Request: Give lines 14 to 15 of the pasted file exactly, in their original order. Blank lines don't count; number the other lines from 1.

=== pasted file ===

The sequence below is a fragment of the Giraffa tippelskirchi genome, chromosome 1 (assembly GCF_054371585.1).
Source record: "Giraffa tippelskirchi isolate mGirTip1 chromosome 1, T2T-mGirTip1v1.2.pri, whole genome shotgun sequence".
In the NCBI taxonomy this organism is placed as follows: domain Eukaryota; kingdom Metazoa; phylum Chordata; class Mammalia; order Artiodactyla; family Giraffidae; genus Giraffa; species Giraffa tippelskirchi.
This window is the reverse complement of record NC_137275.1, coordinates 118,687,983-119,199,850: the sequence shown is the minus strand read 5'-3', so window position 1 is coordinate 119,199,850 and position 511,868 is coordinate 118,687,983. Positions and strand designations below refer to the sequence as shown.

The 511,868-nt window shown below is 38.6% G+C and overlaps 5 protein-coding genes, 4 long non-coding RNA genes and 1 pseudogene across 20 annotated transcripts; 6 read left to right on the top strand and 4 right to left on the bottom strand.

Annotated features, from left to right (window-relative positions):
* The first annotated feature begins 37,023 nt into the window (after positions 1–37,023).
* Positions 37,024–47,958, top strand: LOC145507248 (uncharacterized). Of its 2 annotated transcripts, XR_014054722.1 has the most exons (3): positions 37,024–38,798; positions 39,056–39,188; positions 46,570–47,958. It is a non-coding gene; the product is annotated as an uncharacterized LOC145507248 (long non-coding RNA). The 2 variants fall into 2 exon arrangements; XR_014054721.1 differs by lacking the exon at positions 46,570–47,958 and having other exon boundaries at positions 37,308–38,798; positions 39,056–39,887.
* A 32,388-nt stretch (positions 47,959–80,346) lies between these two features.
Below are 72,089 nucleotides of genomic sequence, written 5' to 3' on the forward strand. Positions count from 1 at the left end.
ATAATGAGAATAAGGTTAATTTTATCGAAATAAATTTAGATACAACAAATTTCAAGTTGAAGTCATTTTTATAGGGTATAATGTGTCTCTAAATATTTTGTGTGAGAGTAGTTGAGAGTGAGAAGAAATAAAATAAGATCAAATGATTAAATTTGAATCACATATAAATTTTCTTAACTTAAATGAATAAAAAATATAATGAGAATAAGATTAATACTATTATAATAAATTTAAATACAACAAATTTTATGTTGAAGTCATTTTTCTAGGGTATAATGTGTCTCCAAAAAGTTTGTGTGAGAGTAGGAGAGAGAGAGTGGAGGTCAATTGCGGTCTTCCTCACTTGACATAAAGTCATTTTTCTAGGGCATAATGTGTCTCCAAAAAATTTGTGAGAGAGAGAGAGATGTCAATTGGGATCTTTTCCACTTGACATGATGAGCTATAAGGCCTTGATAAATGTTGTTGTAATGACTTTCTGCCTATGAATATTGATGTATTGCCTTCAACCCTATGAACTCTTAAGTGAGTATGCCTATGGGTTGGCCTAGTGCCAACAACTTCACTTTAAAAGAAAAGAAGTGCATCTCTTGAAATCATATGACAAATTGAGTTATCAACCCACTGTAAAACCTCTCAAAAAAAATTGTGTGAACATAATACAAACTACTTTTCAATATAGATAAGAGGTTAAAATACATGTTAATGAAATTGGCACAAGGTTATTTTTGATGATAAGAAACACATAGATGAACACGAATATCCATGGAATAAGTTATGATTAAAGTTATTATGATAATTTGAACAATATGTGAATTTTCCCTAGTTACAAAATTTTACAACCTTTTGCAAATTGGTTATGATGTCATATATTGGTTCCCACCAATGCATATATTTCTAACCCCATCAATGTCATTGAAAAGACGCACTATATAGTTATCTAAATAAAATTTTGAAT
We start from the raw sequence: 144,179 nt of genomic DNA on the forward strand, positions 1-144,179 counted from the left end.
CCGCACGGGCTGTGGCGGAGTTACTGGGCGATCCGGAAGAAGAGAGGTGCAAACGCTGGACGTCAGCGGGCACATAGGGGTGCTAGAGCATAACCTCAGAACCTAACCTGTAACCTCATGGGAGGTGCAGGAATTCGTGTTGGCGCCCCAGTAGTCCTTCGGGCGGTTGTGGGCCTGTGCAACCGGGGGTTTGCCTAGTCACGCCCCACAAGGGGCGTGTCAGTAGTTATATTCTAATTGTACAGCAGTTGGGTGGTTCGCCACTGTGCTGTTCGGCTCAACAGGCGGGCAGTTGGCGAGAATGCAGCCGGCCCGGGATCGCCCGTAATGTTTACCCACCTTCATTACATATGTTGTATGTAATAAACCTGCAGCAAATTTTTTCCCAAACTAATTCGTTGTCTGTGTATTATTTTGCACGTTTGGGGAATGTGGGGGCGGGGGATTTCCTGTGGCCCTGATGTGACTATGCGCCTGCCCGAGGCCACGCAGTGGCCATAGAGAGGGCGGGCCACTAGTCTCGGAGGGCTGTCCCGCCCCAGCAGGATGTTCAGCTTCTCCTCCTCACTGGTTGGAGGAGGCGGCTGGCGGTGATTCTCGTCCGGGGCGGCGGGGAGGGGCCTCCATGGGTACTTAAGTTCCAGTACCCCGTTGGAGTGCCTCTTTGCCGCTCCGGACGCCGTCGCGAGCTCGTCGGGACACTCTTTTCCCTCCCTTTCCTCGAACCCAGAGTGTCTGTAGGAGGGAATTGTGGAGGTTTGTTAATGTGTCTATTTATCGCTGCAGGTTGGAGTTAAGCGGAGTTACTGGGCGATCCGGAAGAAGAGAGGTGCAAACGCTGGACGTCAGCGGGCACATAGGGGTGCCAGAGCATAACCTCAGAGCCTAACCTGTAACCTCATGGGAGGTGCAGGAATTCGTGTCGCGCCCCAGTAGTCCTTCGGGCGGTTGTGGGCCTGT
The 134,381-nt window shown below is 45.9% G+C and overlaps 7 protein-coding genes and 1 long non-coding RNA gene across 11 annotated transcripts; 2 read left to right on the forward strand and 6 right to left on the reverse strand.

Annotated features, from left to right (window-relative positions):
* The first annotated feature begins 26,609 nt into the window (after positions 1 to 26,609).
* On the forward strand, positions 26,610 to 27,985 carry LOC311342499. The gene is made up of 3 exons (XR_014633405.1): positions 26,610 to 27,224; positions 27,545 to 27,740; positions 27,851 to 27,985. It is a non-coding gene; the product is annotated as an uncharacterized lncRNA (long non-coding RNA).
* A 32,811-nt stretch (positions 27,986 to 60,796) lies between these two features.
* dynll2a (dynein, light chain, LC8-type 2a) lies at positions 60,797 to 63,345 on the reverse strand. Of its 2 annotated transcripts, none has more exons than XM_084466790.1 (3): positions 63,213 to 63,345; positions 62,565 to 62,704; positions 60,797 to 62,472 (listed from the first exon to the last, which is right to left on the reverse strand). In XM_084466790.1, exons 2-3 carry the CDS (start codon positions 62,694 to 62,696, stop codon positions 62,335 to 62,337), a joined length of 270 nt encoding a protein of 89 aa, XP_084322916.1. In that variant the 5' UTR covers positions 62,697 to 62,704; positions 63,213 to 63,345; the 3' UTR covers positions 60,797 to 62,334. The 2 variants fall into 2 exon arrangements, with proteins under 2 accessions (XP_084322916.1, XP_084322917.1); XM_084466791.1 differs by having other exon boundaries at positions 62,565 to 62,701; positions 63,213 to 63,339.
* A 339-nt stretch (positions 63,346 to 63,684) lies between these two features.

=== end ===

The 134,381-nt window shown below is 45.9% G+C and overlaps 7 protein-coding genes and 1 long non-coding RNA gene across 11 annotated transcripts; 2 read left to right on the forward strand and 6 right to left on the reverse strand.

Annotated features, from left to right (window-relative positions):